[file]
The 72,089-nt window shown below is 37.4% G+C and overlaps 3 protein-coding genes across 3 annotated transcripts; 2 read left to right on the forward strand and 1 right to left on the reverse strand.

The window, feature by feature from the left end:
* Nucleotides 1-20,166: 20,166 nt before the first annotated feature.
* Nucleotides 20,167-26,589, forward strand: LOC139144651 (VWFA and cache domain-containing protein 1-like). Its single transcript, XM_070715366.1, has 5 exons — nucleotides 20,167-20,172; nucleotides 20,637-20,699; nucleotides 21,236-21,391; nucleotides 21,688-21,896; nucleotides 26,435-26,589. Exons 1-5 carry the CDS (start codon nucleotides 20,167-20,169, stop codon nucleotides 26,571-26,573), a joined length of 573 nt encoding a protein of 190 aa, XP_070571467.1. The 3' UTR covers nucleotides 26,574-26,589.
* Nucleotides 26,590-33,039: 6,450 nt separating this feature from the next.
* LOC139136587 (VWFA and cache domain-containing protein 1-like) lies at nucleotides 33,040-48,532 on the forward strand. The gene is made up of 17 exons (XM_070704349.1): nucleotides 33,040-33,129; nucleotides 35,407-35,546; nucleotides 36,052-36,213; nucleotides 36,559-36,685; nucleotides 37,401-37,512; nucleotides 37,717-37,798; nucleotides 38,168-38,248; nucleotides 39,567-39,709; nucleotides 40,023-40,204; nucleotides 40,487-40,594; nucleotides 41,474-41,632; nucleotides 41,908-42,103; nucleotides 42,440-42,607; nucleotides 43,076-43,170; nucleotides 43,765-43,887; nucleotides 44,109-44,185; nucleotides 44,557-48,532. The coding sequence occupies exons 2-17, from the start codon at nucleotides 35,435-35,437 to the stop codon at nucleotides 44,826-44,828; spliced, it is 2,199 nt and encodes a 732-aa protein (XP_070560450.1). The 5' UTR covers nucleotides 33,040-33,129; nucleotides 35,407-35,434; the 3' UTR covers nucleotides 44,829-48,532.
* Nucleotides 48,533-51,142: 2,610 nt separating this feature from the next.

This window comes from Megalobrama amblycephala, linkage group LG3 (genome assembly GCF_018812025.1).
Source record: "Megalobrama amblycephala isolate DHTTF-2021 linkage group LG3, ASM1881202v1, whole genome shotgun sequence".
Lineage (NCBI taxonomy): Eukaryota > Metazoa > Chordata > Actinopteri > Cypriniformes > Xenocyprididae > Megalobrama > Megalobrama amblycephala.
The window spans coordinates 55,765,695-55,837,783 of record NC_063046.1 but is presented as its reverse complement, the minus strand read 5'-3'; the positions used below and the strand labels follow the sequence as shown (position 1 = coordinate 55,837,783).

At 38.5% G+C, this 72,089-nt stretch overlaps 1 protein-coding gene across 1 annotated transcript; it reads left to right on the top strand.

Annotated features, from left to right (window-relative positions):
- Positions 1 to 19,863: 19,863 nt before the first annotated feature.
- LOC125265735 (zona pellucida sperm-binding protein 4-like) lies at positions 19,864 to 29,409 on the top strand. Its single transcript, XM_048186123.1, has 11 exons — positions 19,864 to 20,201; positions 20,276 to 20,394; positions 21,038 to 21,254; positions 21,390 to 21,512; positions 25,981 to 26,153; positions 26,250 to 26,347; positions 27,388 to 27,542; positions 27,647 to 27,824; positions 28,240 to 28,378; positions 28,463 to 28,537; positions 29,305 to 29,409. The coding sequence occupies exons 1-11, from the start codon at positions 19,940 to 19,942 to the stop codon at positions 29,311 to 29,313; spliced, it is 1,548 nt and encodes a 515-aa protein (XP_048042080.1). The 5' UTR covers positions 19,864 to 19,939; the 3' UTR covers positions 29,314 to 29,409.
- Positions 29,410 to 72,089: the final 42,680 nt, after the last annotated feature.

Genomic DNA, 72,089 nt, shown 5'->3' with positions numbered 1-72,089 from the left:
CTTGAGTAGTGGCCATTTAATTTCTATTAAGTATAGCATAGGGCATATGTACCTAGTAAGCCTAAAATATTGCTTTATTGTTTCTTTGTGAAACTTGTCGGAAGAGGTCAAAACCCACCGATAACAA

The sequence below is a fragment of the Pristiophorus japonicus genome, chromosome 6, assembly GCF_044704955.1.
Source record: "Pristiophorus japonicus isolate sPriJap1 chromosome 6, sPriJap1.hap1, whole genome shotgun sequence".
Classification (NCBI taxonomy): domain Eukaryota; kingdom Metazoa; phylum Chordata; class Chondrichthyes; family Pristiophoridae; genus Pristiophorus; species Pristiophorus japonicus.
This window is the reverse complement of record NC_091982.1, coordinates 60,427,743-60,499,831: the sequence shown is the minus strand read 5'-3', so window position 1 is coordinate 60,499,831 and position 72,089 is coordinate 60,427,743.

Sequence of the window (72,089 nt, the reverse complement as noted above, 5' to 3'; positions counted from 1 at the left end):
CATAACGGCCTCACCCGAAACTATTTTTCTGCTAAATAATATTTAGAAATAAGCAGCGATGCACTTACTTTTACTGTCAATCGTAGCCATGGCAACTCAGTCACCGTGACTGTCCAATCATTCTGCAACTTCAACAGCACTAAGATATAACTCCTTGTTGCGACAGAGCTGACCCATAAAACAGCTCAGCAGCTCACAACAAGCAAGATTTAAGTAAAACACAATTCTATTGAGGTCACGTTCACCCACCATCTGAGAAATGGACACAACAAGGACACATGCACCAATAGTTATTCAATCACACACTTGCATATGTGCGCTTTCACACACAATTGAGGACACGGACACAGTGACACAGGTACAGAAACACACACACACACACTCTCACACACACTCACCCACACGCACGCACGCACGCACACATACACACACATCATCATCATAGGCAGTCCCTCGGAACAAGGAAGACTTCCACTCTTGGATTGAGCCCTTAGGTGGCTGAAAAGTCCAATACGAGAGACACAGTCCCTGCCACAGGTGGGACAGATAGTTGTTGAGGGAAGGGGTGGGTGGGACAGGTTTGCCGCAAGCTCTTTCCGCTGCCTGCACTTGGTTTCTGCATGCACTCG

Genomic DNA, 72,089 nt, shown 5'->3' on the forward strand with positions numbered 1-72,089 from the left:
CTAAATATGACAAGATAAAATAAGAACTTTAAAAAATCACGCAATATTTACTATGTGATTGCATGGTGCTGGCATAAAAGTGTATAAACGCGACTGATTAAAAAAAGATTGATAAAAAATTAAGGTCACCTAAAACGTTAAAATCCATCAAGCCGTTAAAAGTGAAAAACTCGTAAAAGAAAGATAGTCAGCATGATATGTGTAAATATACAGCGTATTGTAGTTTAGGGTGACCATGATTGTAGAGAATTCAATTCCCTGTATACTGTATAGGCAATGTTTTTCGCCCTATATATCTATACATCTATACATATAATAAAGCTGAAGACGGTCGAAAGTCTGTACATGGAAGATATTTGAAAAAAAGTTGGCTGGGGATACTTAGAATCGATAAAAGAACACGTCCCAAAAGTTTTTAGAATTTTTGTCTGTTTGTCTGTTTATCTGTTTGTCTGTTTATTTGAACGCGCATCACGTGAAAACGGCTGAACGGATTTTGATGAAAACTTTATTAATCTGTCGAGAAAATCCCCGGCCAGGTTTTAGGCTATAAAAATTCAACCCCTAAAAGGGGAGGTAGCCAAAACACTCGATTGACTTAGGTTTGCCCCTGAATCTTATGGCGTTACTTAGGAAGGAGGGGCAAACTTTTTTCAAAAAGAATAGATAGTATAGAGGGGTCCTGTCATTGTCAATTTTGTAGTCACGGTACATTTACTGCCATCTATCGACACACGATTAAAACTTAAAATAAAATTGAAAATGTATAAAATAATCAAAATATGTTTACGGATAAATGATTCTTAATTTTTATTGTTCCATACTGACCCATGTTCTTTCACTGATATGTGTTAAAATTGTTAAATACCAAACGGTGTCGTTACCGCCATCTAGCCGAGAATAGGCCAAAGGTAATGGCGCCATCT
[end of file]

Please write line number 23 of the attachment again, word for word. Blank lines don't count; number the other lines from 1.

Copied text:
Sequence of the window (72,089 nt, the reverse complement as noted above, 5' to 3'; positions counted from 1 at the left end):